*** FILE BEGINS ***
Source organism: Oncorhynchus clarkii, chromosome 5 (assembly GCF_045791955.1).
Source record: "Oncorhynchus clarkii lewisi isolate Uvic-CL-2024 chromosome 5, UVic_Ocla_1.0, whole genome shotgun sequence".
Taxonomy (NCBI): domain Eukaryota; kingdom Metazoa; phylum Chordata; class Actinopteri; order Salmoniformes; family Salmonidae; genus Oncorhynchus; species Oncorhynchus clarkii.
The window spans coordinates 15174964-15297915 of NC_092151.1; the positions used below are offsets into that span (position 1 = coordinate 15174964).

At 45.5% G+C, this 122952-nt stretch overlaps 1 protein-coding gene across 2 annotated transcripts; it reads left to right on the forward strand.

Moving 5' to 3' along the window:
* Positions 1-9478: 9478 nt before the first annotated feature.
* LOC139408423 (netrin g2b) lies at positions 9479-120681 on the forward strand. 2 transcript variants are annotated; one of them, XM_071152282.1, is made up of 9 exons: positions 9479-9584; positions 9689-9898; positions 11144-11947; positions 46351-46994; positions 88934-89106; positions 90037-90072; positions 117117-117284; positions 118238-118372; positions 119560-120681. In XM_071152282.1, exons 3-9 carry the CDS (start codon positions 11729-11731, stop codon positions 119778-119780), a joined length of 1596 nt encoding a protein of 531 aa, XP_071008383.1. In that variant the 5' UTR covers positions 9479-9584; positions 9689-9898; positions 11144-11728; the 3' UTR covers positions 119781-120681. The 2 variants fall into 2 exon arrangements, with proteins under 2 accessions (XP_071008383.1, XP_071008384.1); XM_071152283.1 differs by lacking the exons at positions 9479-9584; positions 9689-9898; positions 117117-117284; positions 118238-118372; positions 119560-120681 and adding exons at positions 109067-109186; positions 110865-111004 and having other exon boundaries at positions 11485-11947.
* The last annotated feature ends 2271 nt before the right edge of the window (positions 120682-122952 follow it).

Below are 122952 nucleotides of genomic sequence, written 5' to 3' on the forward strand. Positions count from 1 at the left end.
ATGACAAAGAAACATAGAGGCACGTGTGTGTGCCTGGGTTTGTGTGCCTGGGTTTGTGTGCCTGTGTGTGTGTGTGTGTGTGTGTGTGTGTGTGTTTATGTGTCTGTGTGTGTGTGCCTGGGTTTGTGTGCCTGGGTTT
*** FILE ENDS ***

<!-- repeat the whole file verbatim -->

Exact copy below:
Source organism: Oncorhynchus clarkii, chromosome 5 (assembly GCF_045791955.1).
Source record: "Oncorhynchus clarkii lewisi isolate Uvic-CL-2024 chromosome 5, UVic_Ocla_1.0, whole genome shotgun sequence".
Taxonomy (NCBI): domain Eukaryota; kingdom Metazoa; phylum Chordata; class Actinopteri; order Salmoniformes; family Salmonidae; genus Oncorhynchus; species Oncorhynchus clarkii.
The window spans coordinates 15174964-15297915 of NC_092151.1; the positions used below are offsets into that span (position 1 = coordinate 15174964).

At 45.5% G+C, this 122952-nt stretch overlaps 1 protein-coding gene across 2 annotated transcripts; it reads left to right on the forward strand.

Moving 5' to 3' along the window:
* Positions 1-9478: 9478 nt before the first annotated feature.
* LOC139408423 (netrin g2b) lies at positions 9479-120681 on the forward strand. 2 transcript variants are annotated; one of them, XM_071152282.1, is made up of 9 exons: positions 9479-9584; positions 9689-9898; positions 11144-11947; positions 46351-46994; positions 88934-89106; positions 90037-90072; positions 117117-117284; positions 118238-118372; positions 119560-120681. In XM_071152282.1, exons 3-9 carry the CDS (start codon positions 11729-11731, stop codon positions 119778-119780), a joined length of 1596 nt encoding a protein of 531 aa, XP_071008383.1. In that variant the 5' UTR covers positions 9479-9584; positions 9689-9898; positions 11144-11728; the 3' UTR covers positions 119781-120681. The 2 variants fall into 2 exon arrangements, with proteins under 2 accessions (XP_071008383.1, XP_071008384.1); XM_071152283.1 differs by lacking the exons at positions 9479-9584; positions 9689-9898; positions 117117-117284; positions 118238-118372; positions 119560-120681 and adding exons at positions 109067-109186; positions 110865-111004 and having other exon boundaries at positions 11485-11947.
* The last annotated feature ends 2271 nt before the right edge of the window (positions 120682-122952 follow it).

Below are 122952 nucleotides of genomic sequence, written 5' to 3' on the forward strand. Positions count from 1 at the left end.
ATGACAAAGAAACATAGAGGCACGTGTGTGTGCCTGGGTTTGTGTGCCTGGGTTTGTGTGCCTGTGTGTGTGTGTGTGTGTGTGTGTGTGTGTGTTTATGTGTCTGTGTGTGTGTGCCTGGGTTTGTGTGCCTGGGTTT